Negligent insiders are the leading cause of data breaches at U.S. companies and public sector agencies, according to a new study by the Ponemon Institute. At the same time, malicious or criminal attacks are on the rise and are more costly to organizations than data breaches triggered by employees or system glitches, according to the study.
In its report, the 2011 Cost of Data Breach Study, the Michigan-based research organization found that 39% of data breaches in the U.S. involved employee negligence.
“Negligence is definitely a major cause of data breach in government,” Larry Ponemon, chairman and founder of the institute, told AOL Government. “Most of these people are not bad people. They don’t have enough knowledge or they’re rushing. They’re under pressure to get something done. But they take the risk and put their organization in peril.”
Negligent insiders will continue to pose a security threat as new technologies proliferate in the workplace, said Francis deSouza, group president of enterprise products and services at Symantec Corp., which sponsored the report.
Nearly 40% of organizations in the study had a data breach resulting from a lost or stolen mobile device, including tablet computers, smartphones and USB drives that contained confidential or sensitive data.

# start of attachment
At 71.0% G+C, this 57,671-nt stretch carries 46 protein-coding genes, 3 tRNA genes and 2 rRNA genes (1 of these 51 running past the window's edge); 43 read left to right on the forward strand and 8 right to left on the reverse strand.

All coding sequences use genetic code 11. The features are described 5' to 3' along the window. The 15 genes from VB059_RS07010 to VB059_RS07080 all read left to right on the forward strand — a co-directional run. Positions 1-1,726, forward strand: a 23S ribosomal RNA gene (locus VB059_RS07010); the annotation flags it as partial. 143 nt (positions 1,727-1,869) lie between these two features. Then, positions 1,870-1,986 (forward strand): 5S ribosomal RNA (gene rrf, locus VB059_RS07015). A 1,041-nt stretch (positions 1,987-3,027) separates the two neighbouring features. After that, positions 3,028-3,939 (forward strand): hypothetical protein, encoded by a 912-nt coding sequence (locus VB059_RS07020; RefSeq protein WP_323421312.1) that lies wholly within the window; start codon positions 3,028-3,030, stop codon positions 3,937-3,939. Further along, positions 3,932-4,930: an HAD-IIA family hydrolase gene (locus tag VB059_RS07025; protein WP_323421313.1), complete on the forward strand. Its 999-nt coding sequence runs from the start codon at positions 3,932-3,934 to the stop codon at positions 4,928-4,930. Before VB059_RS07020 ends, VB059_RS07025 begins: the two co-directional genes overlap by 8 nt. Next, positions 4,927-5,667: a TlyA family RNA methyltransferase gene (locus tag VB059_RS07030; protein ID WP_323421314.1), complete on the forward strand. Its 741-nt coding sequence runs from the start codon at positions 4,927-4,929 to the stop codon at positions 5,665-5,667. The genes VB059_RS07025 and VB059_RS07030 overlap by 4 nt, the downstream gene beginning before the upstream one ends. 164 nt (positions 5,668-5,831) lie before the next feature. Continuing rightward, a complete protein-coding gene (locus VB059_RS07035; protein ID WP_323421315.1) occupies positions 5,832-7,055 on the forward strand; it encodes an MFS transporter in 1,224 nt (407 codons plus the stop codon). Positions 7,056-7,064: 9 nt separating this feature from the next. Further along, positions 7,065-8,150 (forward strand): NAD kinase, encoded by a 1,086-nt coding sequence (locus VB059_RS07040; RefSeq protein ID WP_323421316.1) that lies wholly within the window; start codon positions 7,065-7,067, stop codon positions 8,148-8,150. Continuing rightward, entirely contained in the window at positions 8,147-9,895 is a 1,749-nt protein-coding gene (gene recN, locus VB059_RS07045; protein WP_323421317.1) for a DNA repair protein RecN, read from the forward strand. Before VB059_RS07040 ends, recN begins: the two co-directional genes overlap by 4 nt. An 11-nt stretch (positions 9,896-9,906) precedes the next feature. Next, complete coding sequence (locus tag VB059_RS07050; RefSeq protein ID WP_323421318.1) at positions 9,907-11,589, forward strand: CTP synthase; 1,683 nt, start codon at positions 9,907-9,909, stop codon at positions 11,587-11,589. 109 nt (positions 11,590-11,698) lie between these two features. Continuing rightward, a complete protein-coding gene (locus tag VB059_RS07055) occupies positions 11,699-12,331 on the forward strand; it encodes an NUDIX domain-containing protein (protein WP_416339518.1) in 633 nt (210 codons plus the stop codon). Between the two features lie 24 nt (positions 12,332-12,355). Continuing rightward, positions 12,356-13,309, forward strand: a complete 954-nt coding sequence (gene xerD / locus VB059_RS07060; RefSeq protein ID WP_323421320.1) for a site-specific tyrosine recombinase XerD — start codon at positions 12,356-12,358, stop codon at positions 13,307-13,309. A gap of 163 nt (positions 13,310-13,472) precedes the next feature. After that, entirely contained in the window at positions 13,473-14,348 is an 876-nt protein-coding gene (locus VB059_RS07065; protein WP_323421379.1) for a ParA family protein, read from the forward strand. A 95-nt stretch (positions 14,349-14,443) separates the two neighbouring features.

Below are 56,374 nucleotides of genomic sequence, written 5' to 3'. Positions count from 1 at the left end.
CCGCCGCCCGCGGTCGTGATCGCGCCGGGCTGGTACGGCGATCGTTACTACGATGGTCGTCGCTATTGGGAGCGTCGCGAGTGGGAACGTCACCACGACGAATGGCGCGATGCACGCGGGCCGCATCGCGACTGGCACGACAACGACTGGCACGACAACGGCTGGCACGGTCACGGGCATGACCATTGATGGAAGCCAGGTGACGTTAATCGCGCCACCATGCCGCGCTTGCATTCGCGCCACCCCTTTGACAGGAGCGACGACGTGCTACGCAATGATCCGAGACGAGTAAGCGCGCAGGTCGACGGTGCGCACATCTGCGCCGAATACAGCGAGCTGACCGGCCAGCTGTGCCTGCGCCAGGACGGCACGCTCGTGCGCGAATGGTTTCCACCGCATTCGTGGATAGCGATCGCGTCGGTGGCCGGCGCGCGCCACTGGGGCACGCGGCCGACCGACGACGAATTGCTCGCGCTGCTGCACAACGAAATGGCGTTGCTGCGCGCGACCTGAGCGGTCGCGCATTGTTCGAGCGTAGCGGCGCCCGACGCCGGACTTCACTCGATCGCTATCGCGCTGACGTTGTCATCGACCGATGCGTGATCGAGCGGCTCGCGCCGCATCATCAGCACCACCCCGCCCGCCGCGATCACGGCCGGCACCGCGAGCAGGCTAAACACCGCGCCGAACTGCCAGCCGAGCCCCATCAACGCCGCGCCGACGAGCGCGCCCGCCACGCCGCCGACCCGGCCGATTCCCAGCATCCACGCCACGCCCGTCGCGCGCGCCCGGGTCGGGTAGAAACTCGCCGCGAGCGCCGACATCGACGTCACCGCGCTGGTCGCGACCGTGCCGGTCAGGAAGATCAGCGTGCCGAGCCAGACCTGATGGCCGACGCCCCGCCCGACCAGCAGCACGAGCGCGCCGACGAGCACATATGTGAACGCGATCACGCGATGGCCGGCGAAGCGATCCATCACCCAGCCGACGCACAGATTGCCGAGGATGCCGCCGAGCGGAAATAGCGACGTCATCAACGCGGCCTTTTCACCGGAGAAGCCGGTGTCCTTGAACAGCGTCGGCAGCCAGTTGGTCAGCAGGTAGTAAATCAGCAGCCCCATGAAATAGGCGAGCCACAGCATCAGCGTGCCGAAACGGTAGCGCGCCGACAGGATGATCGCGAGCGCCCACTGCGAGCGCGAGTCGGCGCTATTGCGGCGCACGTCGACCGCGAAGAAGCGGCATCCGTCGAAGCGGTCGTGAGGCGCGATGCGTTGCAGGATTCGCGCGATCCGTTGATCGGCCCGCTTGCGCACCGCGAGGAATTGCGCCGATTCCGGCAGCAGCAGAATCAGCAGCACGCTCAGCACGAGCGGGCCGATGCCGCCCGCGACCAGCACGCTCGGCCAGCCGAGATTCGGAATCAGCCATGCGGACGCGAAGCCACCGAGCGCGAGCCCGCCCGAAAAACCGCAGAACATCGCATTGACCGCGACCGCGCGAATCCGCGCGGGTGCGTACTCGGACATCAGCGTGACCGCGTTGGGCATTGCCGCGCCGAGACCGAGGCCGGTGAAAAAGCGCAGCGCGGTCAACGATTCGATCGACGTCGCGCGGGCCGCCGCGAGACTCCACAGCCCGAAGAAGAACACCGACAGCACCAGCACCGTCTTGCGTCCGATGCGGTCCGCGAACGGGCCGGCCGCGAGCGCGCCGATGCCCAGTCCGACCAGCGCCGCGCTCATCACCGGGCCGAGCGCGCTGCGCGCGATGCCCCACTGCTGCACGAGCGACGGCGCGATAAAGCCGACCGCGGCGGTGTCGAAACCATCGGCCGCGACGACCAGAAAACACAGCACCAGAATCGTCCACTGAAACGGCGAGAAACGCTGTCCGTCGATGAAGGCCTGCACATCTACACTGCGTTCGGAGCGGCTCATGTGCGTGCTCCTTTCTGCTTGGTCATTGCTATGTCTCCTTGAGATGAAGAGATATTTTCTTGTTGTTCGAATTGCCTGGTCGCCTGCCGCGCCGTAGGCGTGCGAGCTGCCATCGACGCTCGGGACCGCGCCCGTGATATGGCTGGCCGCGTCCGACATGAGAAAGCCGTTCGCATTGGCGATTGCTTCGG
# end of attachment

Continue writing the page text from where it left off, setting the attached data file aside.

The Ponemon Institute’s 2011 report–its seventh annual study of the cost of data breaches–was derived from the experiences of 49 U.S. companies and public-sector organizations from 14 different industry sectors. Its survey base included three federal agencies, according to Larry Ponemon, who declined to identify those agencies due to confidentiality agreements.
The study also found that 37% of data breaches concerned a malicious or criminal attack and 24 percent involved system glitches, including a combination of information technology and business process failures.
Notably, malicious or criminal attacks rose to 37% from 31% in last year’s study. Such attacks are also more damaging than other types of breaches, costing $222 on a per capita basis compared to $174 for negligence-based breaches. The report defines “per capita” as the cost per record stolen or lost in a data breach.
On the positive side, the study showed that while data breaches continue to have serious financial consequences for U.S. companies and public sector agencies, the cost of dealing with those breaches has declined for the first time in seven years. Overall, the cost of data breaches has fallen to $5.5 million from $7.2 million in 2010. The per capita cost has dropped to $194 from $214 last year.
Cost broadly encompasses direct and indirect expenses incurred in the course of responding to and resolving a data breach incident. Direct expenses include items such as engaging forensic experts and legal expenditures, while indirect costs can stem from in-house investigations and financial losses due to customer turnover.
The decline in cost suggests that organizations represented in the study have improved their performance in preparing for and responding to data breaches, according to report.